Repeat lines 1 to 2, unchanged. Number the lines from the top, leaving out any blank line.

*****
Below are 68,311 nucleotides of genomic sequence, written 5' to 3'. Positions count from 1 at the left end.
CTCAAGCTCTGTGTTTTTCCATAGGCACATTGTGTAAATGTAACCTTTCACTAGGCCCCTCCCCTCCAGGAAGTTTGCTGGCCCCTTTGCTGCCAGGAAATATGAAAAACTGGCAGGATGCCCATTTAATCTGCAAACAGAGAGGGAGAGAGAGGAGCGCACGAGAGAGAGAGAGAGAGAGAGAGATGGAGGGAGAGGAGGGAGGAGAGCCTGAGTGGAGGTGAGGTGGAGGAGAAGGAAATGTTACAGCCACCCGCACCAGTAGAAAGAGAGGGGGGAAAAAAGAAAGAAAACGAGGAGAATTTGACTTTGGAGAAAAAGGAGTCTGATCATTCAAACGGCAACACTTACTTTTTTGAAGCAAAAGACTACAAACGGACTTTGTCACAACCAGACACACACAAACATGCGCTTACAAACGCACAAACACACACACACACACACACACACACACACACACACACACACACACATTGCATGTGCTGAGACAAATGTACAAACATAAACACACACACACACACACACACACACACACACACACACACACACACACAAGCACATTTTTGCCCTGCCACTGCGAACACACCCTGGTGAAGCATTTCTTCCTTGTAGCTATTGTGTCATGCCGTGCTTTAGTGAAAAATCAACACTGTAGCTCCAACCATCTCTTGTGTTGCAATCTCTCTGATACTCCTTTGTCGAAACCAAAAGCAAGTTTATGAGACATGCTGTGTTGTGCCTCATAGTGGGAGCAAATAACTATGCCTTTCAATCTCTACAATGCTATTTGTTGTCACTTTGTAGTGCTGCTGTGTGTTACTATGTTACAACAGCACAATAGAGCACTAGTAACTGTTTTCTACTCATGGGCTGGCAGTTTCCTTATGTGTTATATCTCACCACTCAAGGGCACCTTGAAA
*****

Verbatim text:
Below are 68,311 nucleotides of genomic sequence, written 5' to 3'. Positions count from 1 at the left end.
CTCAAGCTCTGTGTTTTTCCATAGGCACATTGTGTAAATGTAACCTTTCACTAGGCCCCTCCCCTCCAGGAAGTTTGCTGGCCCCTTTGCTGCCAGGAAATATGAAAAACTGGCAGGATGCCCATTTAATCTGCAAACAGAGAGGGAGAGAGAGGAGCGCACGAGAGAGAGAGAGAGAGAGAGAGATGGAGGGAGAGGAGGGAGGAGAGCCTGAGTGGAGGTGAGGTGGAGGAGAAGGAAATGTTACAGCCACCCGCACCAGTAGAAAGAGAGGGGGGAAAAAAGAAAGAAAACGAGGAGAATTTGACTTTGGAGAAAAAGGAGTCTGATCATTCAAACGGCAACACTTACTTTTTTGAAGCAAAAGACTACAAACGGACTTTGTCACAACCAGACACACACAAACATGCGCTTACAAACGCACAAACACACACACACACACACACACACACACACACACACACACACACACATTGCATGTGCTGAGACAAATGTACAAACATAAACACACACACACACACACACACACACACACACACACACACACACACACAAGCACATTTTTGCCCTGCCACTGCGAACACACCCTGGTGAAGCATTTCTTCCTTGTAGCTATTGTGTCATGCCGTGCTTTAGTGAAAAATCAACACTGTAGCTCCAACCATCTCTTGTGTTGCAATCTCTCTGATACTCCTTTGTCGAAACCAAAAGCAAGTTTATGAGACATGCTGTGTTGTGCCTCATAGTGGGAGCAAATAACTATGCCTTTCAATCTCTACAATGCTATTTGTTGTCACTTTGTAGTGCTGCTGTGTGTTACTATGTTACAACAGCACAATAGAGCACTAGTAACTGTTTTCTACTCATGGGCTGGCAGTTTCCTTATGTGTTATATCTCACCACTCAAGGGCACCTTGAAA